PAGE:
« Reply #57 on: January 13, 2017, 07:31:20 pm »
Quote from: Demophon;179518
I don't really have specific questions or a direction in which I want this thread to go, I was just curious whether people have a background or other experiences in the Orthodox Church (whether it be Greek, Russian, etc.), and if they would be open to sharing those experiences.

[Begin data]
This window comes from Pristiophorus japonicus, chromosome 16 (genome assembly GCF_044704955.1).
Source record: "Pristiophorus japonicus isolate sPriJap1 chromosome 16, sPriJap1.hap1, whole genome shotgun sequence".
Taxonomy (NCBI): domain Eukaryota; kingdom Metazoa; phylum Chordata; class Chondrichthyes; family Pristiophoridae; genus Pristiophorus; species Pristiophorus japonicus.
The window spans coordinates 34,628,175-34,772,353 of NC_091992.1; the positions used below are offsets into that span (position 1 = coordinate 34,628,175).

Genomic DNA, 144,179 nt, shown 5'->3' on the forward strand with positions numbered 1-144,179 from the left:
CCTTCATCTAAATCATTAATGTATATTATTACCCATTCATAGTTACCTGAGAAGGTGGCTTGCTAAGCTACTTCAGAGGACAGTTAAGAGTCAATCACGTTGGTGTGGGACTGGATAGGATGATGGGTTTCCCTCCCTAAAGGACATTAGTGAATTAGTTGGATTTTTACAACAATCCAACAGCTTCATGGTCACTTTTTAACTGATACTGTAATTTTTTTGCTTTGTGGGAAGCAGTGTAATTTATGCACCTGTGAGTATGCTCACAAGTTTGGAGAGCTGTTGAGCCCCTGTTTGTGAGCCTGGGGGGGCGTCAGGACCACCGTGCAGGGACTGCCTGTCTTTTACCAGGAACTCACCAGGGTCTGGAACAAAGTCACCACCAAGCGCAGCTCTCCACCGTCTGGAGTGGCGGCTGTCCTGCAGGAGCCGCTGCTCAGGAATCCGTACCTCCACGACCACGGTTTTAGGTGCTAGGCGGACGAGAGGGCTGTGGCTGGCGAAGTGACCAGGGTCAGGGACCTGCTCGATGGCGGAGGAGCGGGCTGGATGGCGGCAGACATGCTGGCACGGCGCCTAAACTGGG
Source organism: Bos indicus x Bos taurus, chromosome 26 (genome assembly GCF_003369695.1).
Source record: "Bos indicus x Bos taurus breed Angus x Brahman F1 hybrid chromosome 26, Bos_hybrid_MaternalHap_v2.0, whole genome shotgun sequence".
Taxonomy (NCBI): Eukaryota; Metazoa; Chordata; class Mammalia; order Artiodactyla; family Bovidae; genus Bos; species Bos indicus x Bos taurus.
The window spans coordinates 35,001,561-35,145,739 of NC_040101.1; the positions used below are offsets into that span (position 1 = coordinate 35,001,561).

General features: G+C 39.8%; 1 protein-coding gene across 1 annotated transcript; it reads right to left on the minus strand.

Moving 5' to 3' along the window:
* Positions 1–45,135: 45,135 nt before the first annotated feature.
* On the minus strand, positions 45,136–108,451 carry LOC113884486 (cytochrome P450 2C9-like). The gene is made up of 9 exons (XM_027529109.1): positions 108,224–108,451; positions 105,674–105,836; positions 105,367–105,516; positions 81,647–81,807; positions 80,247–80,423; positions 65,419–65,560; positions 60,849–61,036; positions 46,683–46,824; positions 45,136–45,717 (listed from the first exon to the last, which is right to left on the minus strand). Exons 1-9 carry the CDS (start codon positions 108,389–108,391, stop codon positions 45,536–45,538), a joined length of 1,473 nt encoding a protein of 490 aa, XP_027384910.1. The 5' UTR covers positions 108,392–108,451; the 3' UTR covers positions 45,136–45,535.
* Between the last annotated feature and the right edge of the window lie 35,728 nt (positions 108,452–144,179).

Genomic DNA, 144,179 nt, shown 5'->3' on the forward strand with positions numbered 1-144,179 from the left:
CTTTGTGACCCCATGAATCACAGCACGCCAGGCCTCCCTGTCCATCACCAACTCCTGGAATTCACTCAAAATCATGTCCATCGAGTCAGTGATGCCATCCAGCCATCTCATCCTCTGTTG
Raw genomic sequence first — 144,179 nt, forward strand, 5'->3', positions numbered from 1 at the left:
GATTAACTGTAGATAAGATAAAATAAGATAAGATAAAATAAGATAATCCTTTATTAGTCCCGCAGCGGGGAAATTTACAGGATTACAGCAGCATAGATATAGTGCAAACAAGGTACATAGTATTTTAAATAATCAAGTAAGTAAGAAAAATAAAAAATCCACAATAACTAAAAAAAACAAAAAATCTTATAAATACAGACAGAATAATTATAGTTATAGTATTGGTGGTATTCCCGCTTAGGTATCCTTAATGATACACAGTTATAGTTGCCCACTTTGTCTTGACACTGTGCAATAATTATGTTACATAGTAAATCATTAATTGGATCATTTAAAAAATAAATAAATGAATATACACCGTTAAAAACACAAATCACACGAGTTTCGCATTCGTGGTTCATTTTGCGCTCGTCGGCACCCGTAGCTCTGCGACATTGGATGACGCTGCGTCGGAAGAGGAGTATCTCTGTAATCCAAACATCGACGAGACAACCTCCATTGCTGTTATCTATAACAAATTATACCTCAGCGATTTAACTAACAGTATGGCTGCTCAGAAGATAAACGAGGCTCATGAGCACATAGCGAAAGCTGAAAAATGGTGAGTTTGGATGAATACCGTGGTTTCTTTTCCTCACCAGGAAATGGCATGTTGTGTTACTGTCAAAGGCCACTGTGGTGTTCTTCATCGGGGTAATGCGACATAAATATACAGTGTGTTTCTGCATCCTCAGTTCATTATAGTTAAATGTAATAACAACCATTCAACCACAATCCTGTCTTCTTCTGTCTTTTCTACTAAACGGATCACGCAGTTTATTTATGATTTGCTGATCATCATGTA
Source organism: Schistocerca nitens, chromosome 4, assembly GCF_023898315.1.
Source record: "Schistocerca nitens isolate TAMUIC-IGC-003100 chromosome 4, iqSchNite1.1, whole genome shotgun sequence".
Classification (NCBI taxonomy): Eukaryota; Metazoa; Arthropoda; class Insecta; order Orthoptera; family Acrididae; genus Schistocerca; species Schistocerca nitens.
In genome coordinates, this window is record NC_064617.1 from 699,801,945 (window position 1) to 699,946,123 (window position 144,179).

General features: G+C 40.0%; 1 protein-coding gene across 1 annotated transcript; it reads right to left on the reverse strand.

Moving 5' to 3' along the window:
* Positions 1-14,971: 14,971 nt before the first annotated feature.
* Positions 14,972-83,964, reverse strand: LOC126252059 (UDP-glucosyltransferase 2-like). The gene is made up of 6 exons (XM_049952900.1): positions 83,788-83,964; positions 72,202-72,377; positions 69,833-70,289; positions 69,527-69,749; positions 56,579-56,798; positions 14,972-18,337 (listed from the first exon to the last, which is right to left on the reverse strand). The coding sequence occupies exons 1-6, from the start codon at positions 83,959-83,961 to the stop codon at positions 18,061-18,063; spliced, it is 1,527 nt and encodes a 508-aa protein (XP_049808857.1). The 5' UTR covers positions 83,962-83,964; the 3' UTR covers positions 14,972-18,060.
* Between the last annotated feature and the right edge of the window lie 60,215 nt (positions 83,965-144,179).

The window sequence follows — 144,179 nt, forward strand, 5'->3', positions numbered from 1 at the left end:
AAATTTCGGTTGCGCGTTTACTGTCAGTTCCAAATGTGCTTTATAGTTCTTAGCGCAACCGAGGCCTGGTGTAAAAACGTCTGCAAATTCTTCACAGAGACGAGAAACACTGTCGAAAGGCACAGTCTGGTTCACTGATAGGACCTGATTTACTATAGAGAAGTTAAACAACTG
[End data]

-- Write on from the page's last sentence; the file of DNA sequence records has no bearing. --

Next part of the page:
I was listening to a podcast recently where an Orthodox priest was being interviewed, and I found something he said to be really interesting. I may not be paraphrasing completely accurately, but e talked about how the Orthodox Church actually has very few doctrines, and that the Creeds are the central statements of belief, and that everything else is just elaboration and tradition. I found that to be quite refreshing, as coming from a Catholic perspective, there is a strong emphasis on doctrine, levels of authority, infallibility, and obedience. The Catholic Church also has such specific teachings on so many issues, and considers their magisterium to be Christ's voice on earth, which I'm beginning to find pretty problematic.